Andre Dawson inducted to the Hall of Fame: Beyond that? Epic Failure

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Hall of Fame logo.GIFThe votes have been counted and Andre Dawson is the only candidate to get elected to the Hall of Fame. This is an epic fail on the part of the Baseball Writers Association of America.

Bert Blyleven received 74.2 percent. Barry Larkin 51.6. Alomar 73.7.  All three of them deserved entrance.  Larkin and Alomar no doubt will soon.  Based on the mental gymnastics so many voters have made to exclude Blyleven, however, he may never make it. This has to be a bitter pill for him to swallow.

As for Andre Dawson, the Hawk may not have been everyone’s definition of a Hall of Famer due to his low on-base percentage — in fact, he now has the lowest OBP and batting average of any Hall of Fame outfielder — but he hit for power, had a cannon arm, and until the Olympic Stadium turf took its toll on his knees, he was an excellent centerfielder.  He won an MVP award in 1987 on the power of a then unfathomable 49 home runs. A quiet, dignified player in his career and since he retired, Andre Dawson’s statistics may not dazzle compared to other Hall of Famers, but he definitely classes the place up.

But I don’t think it takes away from Dawson’s honor to note that, objectively speaking, he was perhaps the least deserving of enshrinement thank Larkin, Alomar and Blyleven.

We’ll have more on this as the day goes on, of course.  For now: shame on you BBWAA. Shame on you.

David Ortiz had the Rays cancel his pregame ceremony out of respect for Jose Fernandez

ST. PETERSBURG, FL - SEPTEMBER 23:  David Ortiz #34 of the Boston Red Sox salutes a fan before his turn at bat during the first inning of their game with the Tampa Bay Rays at Tropicana Field on September 23, 2016 in St. Petersburg, Florida. (Photo by Joseph Garnett Jr. /Getty Images)
Joseph Garnett Jr. /Getty Images
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The Rays were set to honor retiring Red Sox DH David Ortiz with a ceremony prior to Sunday’s game, but as Pete Abraham of The Boston Globe reports, the slugger requested it be canceled out of respect for Marlins pitcher Jose Fernandez, who tragically died early Sunday morning in a boating accident.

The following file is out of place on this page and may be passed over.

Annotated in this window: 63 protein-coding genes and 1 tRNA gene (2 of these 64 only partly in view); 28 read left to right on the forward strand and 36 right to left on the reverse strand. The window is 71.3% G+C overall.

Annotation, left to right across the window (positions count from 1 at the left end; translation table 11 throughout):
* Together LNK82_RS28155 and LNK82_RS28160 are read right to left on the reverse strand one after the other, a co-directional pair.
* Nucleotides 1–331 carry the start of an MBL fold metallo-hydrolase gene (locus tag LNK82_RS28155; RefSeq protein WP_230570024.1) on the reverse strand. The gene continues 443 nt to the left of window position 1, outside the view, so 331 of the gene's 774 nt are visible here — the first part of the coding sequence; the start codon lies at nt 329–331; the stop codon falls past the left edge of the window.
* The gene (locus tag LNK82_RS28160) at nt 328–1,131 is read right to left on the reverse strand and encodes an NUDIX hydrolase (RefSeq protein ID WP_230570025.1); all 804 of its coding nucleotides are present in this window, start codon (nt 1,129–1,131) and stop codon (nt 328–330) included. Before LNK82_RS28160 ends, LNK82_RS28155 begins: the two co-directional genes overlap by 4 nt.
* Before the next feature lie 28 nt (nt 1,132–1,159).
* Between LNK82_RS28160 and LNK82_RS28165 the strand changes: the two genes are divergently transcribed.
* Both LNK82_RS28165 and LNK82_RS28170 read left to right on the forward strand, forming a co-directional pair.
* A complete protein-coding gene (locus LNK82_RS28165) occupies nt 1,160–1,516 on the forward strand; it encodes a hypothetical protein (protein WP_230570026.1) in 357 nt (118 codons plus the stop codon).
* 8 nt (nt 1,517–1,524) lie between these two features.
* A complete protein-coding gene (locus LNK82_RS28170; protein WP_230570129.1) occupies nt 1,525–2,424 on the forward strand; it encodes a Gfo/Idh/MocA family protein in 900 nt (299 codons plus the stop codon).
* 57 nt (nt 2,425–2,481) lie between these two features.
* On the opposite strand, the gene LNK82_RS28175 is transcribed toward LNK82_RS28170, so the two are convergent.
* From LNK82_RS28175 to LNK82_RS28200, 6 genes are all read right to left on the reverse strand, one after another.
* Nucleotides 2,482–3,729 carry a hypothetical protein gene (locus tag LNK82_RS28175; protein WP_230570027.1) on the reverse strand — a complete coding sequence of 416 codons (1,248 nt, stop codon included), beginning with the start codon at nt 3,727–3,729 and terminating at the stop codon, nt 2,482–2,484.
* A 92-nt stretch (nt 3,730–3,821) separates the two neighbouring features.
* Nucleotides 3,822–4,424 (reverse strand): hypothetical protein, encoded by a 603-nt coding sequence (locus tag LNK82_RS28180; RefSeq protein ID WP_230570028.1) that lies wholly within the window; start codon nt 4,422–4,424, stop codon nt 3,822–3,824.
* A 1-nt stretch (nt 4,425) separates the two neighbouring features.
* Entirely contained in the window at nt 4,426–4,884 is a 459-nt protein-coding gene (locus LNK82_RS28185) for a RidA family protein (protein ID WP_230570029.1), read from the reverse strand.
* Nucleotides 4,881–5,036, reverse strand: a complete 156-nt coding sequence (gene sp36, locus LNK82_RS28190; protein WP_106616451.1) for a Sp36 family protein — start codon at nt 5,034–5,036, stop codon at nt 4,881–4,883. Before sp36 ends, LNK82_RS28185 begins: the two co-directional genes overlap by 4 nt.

Ortiz was seen tearing up as the Rays remembered Fernandez and held a moment of silence:

Kudos to Ortiz for doing the right thing.

Curtis Granderson is close to making history

NEW YORK, NEW YORK - SEPTEMBER 22:  Curtis Granderson #3 of the New York Mets connects on a three-run home run in the second inning against the Philadelphia Phillies at Citi Field on September 22, 2016 in the Flushing neighborhood of the Queens borough of New York City.  (Photo by Mike Stobe/Getty Images)
Mike Stobe/Getty Images
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With a fourth-inning solo home run off of Phillies starter Jake Thompson, Mets outfielder Curtis Granderson reached the 30-homer plateau for the fourth time in his 13-year career. It’s a moment worth celebrating, only there’s one problem: he has just 56 RBI on the season.

There are many reasons for the low RBI total. 24 of Granderson’s 30 homers have come with the bases empty. He came into Sunday’s action hitting just .140 in 124 plate appearances with runners in scoring position and .197 with runners on base. He has hit leadoff for most of the season, meaning he’s had the Mets’ pitchers hitting “ahead” of him in the No. 9 slot as well as the Mets’ catchers typically hitting eighth. Mets catchers, collectively, have a .296 on-base percentage, the second-worst mark in the National League.

Since the end of August, Granderson has hit cleanup with Jose Reyes, Asdrubal Cabrera, and Yoenis Cespedes hitting in front of him. That change hasn’t been for naught, as he has 17 RBI in 21 games since.

Still, Granderson is on pace for the fewest RBI in a 30-homer season. Rob Deer and Felix Mantilla are tied for the record with 64 RBI. Deer (32 HR) accomplished the feat in 1992 with the Tigers and Mantilla (30 HR) in 1964 with the Red Sox. Only eight players have had 70 or fewer RBI in a 30-homer season. Evan Gattis is currently sitting on 30 homers with 68 RBI.